Is fighting for life something “that men do”? Is meaninglessness the ultimate malady of consumer culture? Is personal and property destruction a means to salvation? Is anarchy a prerequisite for social economic equilibrium? Are women not what men are fighting for/over in the competitive struggle? Is Brad Pitt Nietzsche’s ubermensch? If the first rule of Fight Club is: You Do Not Talk About Fight Club, then the first rule of this collection is, if this is your first time analyzing pop culture and philosophy: You Have To Write.
Fight Club and Philosophy explores the literary and cinematic world of Fight Club as created by Chuck Palahniuk and its filmed adaptation by David Fincher. It aims to investigate the philosophical themes and underpinnings of these works, as well as to use the novel and film as vehicles for exploring and explicating traditional philosophical ideas. Some of the themes that contributors may wish to consider include (but are not limited to): existentialism, gender roles throughout history and literature, Marxism and political economic theory, the philosophic meaning and uses of the doppelganger character, the father as symbol of God, the meaning of life, the necessity of struggle to achieve identity, the film as “neo-noir,” feminist and gay perspectives on the Fight Club phenomenon, and religious antecedents to the men’s group movements of the late 20th century.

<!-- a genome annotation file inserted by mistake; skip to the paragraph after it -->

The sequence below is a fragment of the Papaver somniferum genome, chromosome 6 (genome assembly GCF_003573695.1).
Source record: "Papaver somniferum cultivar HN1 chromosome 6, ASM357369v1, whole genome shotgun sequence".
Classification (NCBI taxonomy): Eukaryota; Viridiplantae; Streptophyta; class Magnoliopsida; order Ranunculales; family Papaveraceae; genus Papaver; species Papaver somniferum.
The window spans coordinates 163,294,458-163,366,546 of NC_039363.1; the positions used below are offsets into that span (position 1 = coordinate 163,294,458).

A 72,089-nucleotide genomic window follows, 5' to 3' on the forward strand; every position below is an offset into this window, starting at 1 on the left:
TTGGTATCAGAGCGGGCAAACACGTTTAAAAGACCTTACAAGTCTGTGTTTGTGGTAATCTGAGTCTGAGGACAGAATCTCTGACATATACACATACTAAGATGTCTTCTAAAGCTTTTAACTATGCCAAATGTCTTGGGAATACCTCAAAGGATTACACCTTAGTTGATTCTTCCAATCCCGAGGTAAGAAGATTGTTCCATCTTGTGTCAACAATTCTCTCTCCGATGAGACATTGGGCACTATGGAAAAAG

We are looking for academically provocative and intellectually engaging material that is first and foremost written by people who care about the reader’s attention span, who can hold an audience to the deadweight of the printed page in an electronically accelerated culture. Please send abstracts and/or completed papers to read at cleave, along with previous publication history. Ph.D.’s not mandatory for consideration.
Titles and abstracts of 300-500 words due by July 15, 2005. Full papers due by December 1, 2005. Please forward this announcement to any groups, listservs, or individuals you know who may be interested.